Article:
OWEN MOORE (Det. Dan Egan) took part in some 271 prior silents, but only acted in 10 more sound films. His career ended in 1937, with A STAR IS BORN.
Read more ›
Comment Was this review helpful to you? Yes No Sending feedback...
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By Tukker88 on June 30, 2013
Format: Amazon Instant Video
The title of the movie has nothing to do with the story line. It is great to see Wiliam Boyd in a movie role before Hopalong Cassidy. Not a bad actor but strange to see him as the "bad guy". Love to see the old style bus and the acting is great. Storyline is somewhat weak but enjoyable just the same. You always hear about those old time great actors and this was the first movie I have seen w/ Carol Lombard, so now I know/understand what all the fuss was about.
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5 of 8 people found the following review helpful By calvinnme HALL OF FAMETOP 1000 REVIEWERVINE VOICE on June 21, 2008
Format: DVD
In spite of the fact that this film stars Carole Lombard, I recommend that you pass on this one. The story is that a bus is trying to cross Nevada's alkali flats when a winter storm hits and forces the passengers to take refuge in an abandoned church miles from the nearest town. Carole Lombard plays Billie, a young woman being taken to prison. The other passengers include the cop that is accompanying Billie, a young girl, a banker, and, of course the bus driver. The group enters the church to find they are not alone. Bill (William Boyd) has found shelter there too, has a large stash of food, and wants to order everyone around.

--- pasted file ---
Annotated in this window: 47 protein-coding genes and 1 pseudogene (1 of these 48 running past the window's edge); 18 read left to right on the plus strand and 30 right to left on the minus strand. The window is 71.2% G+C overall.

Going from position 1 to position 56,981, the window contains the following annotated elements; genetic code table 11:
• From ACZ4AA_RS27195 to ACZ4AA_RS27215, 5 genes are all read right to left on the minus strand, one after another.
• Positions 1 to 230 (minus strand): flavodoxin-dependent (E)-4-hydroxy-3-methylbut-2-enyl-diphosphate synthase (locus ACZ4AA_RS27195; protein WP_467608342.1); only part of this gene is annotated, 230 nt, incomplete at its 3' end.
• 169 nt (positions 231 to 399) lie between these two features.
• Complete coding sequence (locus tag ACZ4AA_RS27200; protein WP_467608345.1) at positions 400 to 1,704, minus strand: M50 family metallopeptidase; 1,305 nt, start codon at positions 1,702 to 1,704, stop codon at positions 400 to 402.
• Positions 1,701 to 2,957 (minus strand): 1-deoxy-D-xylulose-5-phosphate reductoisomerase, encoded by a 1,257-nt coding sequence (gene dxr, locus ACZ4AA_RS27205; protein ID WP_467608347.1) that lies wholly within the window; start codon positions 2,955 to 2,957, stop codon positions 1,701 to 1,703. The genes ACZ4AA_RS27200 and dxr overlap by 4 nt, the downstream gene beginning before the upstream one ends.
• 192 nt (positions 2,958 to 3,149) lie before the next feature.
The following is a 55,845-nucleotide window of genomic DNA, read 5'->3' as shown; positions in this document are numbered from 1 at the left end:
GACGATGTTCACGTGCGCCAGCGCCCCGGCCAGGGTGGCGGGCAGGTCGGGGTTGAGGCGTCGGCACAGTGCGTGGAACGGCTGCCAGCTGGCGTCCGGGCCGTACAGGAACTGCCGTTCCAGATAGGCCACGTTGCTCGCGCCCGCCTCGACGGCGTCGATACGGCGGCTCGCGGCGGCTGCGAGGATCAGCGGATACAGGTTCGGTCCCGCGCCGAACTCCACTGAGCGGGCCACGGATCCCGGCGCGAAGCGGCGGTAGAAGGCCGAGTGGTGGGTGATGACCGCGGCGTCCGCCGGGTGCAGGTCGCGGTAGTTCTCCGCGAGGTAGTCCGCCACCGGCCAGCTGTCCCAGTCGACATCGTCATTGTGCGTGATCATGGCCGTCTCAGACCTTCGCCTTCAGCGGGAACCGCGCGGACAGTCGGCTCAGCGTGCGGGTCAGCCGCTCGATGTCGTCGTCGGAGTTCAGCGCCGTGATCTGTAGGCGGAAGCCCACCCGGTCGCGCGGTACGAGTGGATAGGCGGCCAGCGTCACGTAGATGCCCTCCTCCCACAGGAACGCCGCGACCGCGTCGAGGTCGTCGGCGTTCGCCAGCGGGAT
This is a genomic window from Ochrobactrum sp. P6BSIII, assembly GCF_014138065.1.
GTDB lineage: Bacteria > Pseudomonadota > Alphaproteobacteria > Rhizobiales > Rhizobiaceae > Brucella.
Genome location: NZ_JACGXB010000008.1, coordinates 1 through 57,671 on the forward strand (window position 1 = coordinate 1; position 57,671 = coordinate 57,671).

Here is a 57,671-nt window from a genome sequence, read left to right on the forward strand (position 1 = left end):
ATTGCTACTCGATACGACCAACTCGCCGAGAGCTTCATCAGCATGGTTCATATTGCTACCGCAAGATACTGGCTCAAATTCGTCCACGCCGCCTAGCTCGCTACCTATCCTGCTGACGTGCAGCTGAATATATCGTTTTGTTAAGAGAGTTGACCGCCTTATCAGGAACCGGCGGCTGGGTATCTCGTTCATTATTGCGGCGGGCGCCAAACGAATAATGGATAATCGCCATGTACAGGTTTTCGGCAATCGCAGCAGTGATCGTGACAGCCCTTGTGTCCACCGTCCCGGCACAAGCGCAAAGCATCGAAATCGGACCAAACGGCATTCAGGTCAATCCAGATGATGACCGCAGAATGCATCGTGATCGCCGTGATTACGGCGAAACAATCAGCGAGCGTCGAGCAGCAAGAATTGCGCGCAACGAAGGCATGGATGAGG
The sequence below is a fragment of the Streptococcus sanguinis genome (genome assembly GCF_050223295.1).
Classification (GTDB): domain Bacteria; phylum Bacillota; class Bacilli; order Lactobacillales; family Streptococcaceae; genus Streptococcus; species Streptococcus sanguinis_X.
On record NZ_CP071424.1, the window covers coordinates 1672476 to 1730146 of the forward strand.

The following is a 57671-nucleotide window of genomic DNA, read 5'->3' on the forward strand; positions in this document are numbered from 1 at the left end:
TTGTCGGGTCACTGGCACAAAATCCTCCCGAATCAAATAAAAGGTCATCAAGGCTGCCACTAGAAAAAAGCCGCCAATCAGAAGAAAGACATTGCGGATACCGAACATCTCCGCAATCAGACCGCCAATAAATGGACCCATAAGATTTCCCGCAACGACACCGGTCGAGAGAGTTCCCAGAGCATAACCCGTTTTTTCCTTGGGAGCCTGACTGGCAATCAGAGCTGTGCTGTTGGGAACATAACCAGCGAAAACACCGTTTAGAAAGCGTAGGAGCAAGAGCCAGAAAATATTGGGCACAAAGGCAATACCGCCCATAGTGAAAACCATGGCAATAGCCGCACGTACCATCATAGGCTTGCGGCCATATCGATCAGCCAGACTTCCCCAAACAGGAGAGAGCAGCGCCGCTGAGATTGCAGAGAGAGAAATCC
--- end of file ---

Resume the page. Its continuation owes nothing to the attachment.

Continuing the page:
This is one of those films in which a bunch of characters of diverse backgrounds are forced to sit through a crisis and talk about themselves. However, "Petrified Forest" this is not. Because it is an early sound film the director seems to think somebody has to be saying something all of the time, whether or not it is interesting or done in a non-monotonous tone. It will be the longest hour in your life.

This film was made by Pathe, a company that had been great in its heyday, but whose fortunes were flagging by 1929. This is a public domain copy. That means all of the problems with the video and audio - and there are plenty - are still there. The only thing worse than boring stilted conversation is boring stilted conversation you can't hear well. If you want to see a good early sound gangster film, I suggest 1929's Alibi (Full B&W) by Kino, instead.